Welding Steel Before Galvanizing
A diversity of steel fabrication sizes and configurations are well suited for galvanizing. Throughout North America, variously sized hot-dip galvanizing kettles are available, allowing this broad scope of structural fabrications to be galvanized.
Unless the welded structure will be too large for the galvanizing kettle, it is common practice to weld steel before galvanizing. Welding steel prior to galvanizing ensures that the entire structure is coated with corrosion-inhibiting zinc.
As with any fabrication to be galvanized, it is important for the steel’s surfaces to be entirely free of residues commonly found on steel, including weld flux. To make this objective easier to meet, when welding prior to galvanizing an uncoated electrode should be used to prevent flux deposits. If using a flux-coated electrode is unavoidable, mechanical cleaning methods will be needed to prepare the steel for galvanizing.
It is additionally advisable to avoid anti-spatter sprays when welding prior to galvanizing, as they often are not removed by chemical cleaning and must be mechanically removed.
In order to minimize costs and turnaround times, removal of any surface contaminants that chemical cleaning processes will not eliminate, including weld flux, should be performed at the fabrication facility.
|Welding Process||Welding Electrode||Silicon Content|
|SMAW||Jetweld 2 (E6027)
Fleetwood 35 LS (E6011)
Fleetwood 7 (E6012)
|FCAW-S||NR-203 NiC+ (E71T8-K2)
When welded items are galvanized, both the cleanliness of the weld area and the metallic composition of the weld itself affect the galvanized coating’s quality and appearance. It is recommended that the welds on the steel be of consistent thickness and symmetrical.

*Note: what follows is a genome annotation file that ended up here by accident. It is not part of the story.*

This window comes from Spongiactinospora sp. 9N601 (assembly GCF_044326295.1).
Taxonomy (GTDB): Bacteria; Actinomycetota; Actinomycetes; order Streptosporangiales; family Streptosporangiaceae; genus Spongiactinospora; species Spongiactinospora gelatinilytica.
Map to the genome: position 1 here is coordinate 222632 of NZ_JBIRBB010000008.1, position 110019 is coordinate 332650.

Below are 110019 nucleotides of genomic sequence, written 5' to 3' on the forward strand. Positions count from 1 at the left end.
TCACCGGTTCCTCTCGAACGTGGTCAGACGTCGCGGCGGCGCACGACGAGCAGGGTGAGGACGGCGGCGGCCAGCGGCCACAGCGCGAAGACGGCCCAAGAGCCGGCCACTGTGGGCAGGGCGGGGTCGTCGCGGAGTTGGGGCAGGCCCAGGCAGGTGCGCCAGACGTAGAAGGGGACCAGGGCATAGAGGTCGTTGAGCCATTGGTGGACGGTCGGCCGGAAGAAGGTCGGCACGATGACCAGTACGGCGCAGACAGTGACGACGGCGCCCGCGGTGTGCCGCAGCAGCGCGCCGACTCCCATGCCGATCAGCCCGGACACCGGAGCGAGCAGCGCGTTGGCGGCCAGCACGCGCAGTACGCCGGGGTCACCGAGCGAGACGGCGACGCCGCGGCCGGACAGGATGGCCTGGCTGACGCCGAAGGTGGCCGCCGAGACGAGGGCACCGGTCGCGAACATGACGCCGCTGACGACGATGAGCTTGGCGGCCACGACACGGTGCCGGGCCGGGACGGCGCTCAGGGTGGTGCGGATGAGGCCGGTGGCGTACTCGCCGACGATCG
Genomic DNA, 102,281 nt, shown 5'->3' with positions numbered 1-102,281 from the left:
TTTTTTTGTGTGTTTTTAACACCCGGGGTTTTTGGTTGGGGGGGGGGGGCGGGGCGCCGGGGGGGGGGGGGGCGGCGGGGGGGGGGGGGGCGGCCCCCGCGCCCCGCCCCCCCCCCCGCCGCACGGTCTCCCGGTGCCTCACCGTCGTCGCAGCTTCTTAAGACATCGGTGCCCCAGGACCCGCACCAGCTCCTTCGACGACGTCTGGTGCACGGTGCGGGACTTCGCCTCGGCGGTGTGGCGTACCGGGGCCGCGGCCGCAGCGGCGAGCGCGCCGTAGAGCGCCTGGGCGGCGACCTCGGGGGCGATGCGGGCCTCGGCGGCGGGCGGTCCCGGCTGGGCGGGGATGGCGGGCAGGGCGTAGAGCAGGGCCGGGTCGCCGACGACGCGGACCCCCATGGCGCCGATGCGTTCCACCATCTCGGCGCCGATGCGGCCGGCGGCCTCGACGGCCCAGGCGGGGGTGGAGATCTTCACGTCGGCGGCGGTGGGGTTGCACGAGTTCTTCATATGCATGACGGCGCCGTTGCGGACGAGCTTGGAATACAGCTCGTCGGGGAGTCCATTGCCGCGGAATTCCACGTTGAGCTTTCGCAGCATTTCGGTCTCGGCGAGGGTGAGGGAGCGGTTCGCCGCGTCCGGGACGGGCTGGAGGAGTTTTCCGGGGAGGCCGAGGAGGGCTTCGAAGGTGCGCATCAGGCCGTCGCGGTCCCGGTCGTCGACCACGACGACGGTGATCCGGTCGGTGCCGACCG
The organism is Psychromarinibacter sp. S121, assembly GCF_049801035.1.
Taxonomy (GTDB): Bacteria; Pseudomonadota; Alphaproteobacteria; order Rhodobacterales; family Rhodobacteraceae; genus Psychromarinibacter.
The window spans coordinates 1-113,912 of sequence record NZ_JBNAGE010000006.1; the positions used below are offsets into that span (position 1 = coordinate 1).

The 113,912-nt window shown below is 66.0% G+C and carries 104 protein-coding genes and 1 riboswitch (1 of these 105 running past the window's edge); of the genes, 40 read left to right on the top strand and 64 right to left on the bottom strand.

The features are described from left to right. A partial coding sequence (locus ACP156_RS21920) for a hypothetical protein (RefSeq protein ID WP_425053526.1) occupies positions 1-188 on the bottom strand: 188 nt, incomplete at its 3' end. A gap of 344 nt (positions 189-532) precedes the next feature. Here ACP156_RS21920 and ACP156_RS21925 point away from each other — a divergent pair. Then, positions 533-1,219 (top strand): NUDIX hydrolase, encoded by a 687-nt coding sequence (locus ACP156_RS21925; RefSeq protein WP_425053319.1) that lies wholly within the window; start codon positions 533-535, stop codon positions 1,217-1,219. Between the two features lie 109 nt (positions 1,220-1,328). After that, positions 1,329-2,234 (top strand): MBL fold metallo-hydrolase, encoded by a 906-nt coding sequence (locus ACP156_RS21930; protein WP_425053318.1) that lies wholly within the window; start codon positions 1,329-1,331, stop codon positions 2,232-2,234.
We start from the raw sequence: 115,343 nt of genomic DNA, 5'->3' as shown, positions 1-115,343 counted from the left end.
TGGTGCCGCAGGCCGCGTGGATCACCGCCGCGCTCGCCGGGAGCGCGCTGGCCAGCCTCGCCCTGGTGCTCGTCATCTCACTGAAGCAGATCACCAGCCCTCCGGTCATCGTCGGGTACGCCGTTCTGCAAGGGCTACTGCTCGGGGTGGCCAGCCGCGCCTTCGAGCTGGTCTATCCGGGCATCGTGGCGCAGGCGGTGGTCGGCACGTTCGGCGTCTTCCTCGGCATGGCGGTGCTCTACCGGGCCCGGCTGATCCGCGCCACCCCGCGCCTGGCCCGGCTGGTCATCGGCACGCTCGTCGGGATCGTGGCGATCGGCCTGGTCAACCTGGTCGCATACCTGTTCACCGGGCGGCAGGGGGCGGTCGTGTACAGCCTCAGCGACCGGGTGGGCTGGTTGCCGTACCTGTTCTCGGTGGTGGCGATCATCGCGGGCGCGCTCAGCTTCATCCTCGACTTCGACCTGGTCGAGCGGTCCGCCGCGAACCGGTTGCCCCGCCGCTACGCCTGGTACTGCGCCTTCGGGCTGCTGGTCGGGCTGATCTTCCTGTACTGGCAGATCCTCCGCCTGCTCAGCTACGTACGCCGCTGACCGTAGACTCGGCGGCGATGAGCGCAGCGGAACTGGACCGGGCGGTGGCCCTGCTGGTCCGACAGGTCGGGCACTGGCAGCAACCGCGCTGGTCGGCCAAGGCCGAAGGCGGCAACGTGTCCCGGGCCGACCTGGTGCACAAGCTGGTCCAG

The specifics of welding techniques can best be obtained from the American Welding Society (800-443-9353) or your welding equipment supplier. Several welding processes and techniques have been found to be successful for items to be galvanized.
Preferred Welding Processes
Welding processes such as gas metal arc welding (GMAW) or gas tungsten arc welding (GTAW) are recommended since they essentially produce no slag.
Welding Electrode Selection
When selecting a welding electrode, make sure that it provides a deposited weld composition as close as possible to the parent metal’s chemical composition. The composition compatibility will yield a more uniform zinc surface appearance. As with galvanizing high silicon steel, welding rods high in silicon may cause excessively thick and/or darkened galvanized coatings to form over the weld.
If the gap between two surfaces to be welded is less than 3/32” (2.5mm), all edges must be completely seal-welded
Stitch-welding vs. Continuous Welding
It is often beneficial to use stitch-welding techniques as opposed to continuous welding. If air is trapped in a seal-welded space it will expand rapidly upon immersion into the zinc bath. This may cause a sudden fracture of the steel structure. A stitch weld in conjunction with a gap of 3/32” (2.5mm) or more between pieces is suggested to avoid this.
Welding Residue Stud Insulators or ferrels may also cause problems when galvanizing. Residue or impurities may remain around the base, leaving imperfections somewhat like welding slag. These residues must be mechanically cleaned prior to galvanizing.
Induced Stresses, Differences in Steel Thickness: Welding two parts together induces areas of increased stress around the weld joint. Warping and distortion may occur upon immersion into the molten zinc. Additionally, if the parts of the assembly are unequal in thickness, temporary bracing may be necessary to limit warping and distortion.